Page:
The agreeable eye

an eudæmonistarchives

December 2010


2 December 2010, around 8.42.

Watch the sunrise. Up and coffee, mending the lining of a jacket,1, attend sessions at conference, re-pack bags,2 knit on the fuzzy short-sleeve pullover, go out to coffee and read, finally finish all the tagging & categorizing on this very site that I have put off for two years already.3

  1. The fabric is almost rotten, and is beginning to give way even far from the seams; ultimately will have to replace the lining, but this will help the lining last through the weekend. []
  2. Which are thankfully significantly fewer in number heading home than heading up to Yerevan. []
  3. As well as updating everything, fixing all broken links and redirection. You’re welcome. []

the heart of the matter

6 December 2010, around 6.44.


esprit d’escalier

7 December 2010, around 6.02.

still from 'Sense and Sensibility' with tea

a glimpse

8 December 2010, around 6.59.

Traces of movement in old Goris


The image occurs to me: Odysseus’ men eating the cattle of the sun; because they are hungry of course. But they do not see that the cattle are sacred, and more to the point, do not belong to them. The word returns to me: νήπιοι. And it felt good to say it.1

  1. Which is not to say that I felt scorn (well, not much), but rather a sadness at what they could not see, and what they would not, indeed cannot yet, believe, even if told. []


9 December 2010, around 12.08.

We look in the taxi. If there is a meter: fine.

If there is not: ‘do you have a meter?’

‘No – it’s a hundred dram a kilometer, we’ll go by the odometer.’

‘Well how much is it to point B from here?’

If he says: ‘I don’t know, we’ll go by the odometer’ – find another taxi. If he says: ‘Well, we’ll go by the odometer, but I don’t think it will be over 600’ – this is your taxi.

A short conversation usually follows: ‘Sorry, I don’t think you’re a bad person, but so often taxi drivers see we are foreigners and they cheat us, charge us 1300 dram for a ride that should be 700 – we realized later of course and got angry, but what can we do?’; ‘Fair enough, folks will cheat if they can’ – and that’s the end of it; we sit our twelve minutes and arrive at our destination.1

This last time, though, the driver kept talking, and he said something that I keep coming back to: ‘They’re hungry you see – not like really hungry, but they are in the habit of hunger – they can’t stop themselves: they have to take and take even when it’s wrong, even when they don’t need it. They’re hungry.’2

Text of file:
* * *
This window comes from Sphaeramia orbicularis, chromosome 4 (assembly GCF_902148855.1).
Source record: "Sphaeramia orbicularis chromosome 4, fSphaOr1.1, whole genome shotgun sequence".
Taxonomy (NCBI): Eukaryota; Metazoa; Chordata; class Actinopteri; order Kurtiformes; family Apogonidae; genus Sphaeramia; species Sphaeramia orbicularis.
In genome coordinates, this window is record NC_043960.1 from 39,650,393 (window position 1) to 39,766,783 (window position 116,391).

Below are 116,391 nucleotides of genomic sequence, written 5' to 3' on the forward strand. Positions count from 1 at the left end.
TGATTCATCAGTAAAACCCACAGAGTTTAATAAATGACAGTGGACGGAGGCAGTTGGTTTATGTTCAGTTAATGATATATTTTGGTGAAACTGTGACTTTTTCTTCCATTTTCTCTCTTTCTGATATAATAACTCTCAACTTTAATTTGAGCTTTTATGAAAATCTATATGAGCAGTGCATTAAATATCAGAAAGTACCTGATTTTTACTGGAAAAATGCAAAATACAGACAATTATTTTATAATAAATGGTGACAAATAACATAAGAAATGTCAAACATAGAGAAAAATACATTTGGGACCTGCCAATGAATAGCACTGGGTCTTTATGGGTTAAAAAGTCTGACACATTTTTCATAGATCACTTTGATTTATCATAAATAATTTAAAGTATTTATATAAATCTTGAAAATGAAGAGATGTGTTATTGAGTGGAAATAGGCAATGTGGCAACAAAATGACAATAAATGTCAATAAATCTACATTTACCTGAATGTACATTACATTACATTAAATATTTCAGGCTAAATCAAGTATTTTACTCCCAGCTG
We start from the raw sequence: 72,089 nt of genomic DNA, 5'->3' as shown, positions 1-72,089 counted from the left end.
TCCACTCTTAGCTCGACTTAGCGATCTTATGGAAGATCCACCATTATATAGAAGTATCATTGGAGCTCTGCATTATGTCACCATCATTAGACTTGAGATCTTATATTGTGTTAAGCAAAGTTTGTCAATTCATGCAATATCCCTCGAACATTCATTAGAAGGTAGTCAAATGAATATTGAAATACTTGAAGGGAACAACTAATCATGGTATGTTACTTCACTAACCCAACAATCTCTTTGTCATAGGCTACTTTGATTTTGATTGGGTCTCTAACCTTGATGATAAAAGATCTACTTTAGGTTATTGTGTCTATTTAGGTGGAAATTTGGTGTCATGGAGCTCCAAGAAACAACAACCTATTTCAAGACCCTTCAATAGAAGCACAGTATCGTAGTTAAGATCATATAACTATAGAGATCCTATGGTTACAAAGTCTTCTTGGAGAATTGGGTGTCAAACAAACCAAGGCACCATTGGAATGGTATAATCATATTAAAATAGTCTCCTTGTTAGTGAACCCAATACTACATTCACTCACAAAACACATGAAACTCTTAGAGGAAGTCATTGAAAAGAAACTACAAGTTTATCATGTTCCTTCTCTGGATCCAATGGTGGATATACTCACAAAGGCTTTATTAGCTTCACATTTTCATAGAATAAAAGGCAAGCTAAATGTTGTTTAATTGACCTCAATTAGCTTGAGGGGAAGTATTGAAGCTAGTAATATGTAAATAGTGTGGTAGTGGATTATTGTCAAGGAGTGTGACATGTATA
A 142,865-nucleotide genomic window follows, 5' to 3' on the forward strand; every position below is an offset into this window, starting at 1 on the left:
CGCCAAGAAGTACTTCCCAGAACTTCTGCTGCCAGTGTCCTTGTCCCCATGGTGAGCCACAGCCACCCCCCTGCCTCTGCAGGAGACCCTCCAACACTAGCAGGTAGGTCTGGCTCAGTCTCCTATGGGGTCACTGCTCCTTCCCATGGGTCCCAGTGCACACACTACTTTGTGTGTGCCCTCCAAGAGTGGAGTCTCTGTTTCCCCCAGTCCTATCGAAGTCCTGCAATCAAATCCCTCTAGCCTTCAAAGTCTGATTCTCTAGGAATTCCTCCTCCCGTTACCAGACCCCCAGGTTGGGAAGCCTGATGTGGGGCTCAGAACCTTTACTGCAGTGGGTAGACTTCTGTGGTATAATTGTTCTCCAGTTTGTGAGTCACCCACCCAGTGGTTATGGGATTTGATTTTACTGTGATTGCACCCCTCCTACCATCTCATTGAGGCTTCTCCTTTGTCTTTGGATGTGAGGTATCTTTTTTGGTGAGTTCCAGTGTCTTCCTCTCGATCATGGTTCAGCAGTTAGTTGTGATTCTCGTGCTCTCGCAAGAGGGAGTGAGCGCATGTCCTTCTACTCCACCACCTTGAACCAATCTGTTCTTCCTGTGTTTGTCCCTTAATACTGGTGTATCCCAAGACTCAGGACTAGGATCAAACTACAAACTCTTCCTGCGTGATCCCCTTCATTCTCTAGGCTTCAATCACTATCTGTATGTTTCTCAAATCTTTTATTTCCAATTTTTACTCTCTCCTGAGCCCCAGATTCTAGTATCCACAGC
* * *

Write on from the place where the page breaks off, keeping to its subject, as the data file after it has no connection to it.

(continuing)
And so they are.

  1. Which is usually not accessible by public transport, or not when weighted down with any sort of luggage. []
  2. The word սոված (sovats) is one of the several Armenian words that means ‘hungry’, and that is the word this entry takes its title from. There’s something about the way he said it that brought to mind the image of starving wolves, drawn, with sharp eyes. The conversation took a more amusing turn, as it turned out the driver was from a village near the city where we live. In less than five minutes after meeting a complete stranger, we have placed each other in the cosmos and know, to a certain extent, everything we need to know about each other. Had we been Armenian, we would have found a common relative. []

Crambe repetita (18)

15 December 2010, around 11.09.

… according to a tale from Bulgaria, when God was handing out the different religions the Gypsies wrote theirs down on cabbage leaves, and before long the holy book was a donkey’s dinner. Another weird tale of alimentary blasphemy comes from Romania: The Gypsies built a church of stone and the Romanians built one of bacon and ham. The Gypsies haggled until the Romanians agreed to exchange buildings – and promptly ate their church. The Serbian version has the church made of cheese …

—Isabel Fonseca
(Bury Me Standing: The Gypsies and Their Journey,1 p. 88f.)

  1. A very enjoyable and readable book; of its type, perhaps only second in my estimation to Unni Wikan’s Behind the Veil in Arabia: Women in Oman. []

it was in the bleak december

21 December 2010, around 15.31.

Ah yes, distinctly I remember, what I was doing ten years ago today. Of course looking at where I’ve been:

2000 (-ish)1

plants of the house


…and where I am now:2

Hills, snow, mist

…one hardly knows what to expect for the next ten years.3

  1. Not the exact view, but close enough []
  2. Well, the picture is from last year as Goris isn’t looking very photogenic today. []
  3. Happy solstice! []

A view (30)

25 December 2010, around 19.50.

view from the kitchen

Boiling the kettle for tea steams up the windows. Still no snow, though.

ego hoc feci mm–MMXXIV · cc 2000–2024 M.F.C.

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